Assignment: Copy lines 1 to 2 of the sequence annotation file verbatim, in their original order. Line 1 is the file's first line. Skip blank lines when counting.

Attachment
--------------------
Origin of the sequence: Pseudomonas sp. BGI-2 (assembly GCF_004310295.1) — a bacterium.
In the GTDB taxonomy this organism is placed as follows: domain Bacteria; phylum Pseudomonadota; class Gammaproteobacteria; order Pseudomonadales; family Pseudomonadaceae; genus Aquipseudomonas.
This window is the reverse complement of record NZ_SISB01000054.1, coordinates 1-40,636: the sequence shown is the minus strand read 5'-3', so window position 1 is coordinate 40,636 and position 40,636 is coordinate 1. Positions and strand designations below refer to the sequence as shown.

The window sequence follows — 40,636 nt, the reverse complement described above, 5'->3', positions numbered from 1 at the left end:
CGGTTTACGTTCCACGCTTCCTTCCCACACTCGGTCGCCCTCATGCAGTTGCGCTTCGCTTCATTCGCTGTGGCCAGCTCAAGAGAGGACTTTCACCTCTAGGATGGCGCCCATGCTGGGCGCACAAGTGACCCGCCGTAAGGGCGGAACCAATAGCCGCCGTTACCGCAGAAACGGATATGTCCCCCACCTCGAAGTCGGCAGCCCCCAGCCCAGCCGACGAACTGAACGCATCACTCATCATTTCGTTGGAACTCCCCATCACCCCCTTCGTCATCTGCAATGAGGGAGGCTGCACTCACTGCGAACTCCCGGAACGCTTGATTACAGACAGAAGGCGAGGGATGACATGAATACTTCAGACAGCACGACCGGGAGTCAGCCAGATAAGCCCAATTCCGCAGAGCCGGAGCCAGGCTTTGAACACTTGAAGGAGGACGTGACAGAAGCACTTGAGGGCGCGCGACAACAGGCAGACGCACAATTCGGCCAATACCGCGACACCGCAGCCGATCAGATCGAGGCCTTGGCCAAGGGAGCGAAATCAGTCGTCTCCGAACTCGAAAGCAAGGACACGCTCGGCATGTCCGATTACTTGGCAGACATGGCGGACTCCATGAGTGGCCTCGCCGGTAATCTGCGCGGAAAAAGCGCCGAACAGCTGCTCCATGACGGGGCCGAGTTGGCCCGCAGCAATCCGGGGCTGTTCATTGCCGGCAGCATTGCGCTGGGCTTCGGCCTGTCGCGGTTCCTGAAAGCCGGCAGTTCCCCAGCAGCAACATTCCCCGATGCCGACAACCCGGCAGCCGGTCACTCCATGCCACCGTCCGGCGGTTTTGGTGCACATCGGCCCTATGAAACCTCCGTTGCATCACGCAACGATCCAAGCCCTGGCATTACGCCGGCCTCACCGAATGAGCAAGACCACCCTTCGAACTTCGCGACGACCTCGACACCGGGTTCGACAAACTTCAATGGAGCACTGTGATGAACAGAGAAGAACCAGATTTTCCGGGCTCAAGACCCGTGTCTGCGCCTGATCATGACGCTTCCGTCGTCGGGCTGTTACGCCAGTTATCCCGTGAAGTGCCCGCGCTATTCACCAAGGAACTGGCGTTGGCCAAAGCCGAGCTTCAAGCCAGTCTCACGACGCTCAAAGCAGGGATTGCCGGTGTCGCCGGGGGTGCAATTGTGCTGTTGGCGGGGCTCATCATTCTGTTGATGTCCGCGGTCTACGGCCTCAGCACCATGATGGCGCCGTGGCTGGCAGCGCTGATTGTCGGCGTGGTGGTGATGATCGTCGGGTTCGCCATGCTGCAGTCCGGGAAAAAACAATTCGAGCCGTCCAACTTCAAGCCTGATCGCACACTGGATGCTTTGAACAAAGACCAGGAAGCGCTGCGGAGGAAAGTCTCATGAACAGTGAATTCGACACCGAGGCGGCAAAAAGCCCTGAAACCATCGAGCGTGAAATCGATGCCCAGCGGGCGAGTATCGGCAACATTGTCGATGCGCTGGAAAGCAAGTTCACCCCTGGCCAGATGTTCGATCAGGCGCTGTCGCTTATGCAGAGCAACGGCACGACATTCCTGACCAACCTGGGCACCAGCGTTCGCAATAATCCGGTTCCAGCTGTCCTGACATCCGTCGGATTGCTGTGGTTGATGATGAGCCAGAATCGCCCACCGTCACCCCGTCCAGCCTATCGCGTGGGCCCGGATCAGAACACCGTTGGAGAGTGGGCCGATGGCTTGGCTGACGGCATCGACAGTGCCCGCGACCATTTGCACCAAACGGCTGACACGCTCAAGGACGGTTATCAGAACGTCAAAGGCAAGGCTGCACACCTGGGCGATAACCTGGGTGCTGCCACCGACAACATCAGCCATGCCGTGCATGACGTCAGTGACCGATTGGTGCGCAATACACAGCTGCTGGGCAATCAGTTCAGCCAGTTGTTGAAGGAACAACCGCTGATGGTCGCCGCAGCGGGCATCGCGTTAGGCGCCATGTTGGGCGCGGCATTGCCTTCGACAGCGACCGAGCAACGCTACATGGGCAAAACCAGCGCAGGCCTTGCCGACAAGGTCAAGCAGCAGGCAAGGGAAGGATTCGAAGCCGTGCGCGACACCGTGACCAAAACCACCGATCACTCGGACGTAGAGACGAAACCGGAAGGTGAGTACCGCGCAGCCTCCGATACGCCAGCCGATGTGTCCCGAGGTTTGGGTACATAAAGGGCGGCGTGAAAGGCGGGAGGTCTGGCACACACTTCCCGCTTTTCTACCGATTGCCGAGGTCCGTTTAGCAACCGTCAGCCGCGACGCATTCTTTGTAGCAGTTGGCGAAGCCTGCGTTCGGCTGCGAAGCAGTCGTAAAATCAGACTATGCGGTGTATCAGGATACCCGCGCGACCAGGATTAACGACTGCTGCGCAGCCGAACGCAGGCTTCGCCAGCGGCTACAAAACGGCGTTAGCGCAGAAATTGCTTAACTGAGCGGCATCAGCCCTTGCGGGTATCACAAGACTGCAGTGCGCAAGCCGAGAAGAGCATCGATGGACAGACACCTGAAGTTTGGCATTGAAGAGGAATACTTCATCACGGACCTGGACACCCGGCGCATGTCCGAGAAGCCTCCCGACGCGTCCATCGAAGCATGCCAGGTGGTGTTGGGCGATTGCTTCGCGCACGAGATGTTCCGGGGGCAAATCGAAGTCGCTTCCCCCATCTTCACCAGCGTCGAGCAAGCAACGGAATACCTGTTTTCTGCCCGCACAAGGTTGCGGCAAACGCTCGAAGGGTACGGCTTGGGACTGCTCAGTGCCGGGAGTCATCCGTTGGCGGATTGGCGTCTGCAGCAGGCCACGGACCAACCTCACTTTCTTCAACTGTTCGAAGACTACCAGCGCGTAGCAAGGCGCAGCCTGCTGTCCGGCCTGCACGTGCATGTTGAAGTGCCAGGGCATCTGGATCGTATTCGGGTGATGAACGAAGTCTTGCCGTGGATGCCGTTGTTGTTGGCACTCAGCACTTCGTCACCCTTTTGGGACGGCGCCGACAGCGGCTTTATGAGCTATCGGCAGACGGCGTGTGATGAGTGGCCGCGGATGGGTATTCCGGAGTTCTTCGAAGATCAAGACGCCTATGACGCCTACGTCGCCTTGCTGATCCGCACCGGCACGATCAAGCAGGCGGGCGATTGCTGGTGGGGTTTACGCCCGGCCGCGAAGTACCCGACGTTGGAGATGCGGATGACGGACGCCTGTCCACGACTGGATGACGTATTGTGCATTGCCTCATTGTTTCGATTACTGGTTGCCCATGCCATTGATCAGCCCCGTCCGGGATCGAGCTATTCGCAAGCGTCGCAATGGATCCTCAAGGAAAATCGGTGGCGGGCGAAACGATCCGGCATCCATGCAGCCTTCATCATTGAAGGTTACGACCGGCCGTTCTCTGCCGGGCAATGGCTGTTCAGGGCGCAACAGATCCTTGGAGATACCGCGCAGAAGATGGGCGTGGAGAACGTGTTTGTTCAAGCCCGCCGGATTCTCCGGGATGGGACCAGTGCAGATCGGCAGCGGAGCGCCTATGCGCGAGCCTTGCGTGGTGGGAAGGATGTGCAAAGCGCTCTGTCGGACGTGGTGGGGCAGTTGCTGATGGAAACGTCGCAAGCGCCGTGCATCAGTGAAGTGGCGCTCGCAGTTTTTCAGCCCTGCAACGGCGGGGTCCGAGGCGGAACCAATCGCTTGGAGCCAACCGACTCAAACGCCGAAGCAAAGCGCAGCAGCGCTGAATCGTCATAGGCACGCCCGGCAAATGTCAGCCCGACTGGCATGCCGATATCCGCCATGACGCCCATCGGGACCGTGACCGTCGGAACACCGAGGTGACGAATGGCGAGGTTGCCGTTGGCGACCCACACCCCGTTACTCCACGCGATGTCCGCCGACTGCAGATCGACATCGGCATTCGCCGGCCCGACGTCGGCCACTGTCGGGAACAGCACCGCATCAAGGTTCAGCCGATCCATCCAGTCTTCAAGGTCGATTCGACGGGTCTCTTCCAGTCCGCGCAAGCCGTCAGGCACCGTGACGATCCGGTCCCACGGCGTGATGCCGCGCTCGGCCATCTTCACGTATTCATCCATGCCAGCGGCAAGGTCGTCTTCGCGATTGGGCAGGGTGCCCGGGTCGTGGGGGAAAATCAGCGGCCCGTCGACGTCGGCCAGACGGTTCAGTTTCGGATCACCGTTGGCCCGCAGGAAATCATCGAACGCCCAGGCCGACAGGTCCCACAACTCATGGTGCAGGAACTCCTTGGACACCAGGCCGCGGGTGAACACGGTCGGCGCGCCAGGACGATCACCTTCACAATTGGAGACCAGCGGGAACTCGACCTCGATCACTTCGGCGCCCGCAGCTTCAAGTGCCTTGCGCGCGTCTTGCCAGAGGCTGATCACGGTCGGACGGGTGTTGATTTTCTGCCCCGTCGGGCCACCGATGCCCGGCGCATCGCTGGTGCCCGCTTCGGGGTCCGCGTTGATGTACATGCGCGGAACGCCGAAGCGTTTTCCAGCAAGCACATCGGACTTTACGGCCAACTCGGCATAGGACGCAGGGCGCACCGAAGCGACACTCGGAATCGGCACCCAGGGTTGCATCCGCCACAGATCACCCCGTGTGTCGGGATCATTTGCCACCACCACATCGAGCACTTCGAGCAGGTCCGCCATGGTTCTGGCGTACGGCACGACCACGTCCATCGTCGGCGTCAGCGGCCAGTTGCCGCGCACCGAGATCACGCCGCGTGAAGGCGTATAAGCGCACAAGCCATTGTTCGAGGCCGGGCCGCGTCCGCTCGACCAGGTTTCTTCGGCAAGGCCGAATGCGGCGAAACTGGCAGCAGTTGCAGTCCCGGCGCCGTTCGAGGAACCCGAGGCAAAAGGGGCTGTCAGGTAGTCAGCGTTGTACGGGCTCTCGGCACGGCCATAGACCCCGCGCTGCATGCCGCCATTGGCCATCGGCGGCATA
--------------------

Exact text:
Origin of the sequence: Pseudomonas sp. BGI-2 (assembly GCF_004310295.1) — a bacterium.
In the GTDB taxonomy this organism is placed as follows: domain Bacteria; phylum Pseudomonadota; class Gammaproteobacteria; order Pseudomonadales; family Pseudomonadaceae; genus Aquipseudomonas.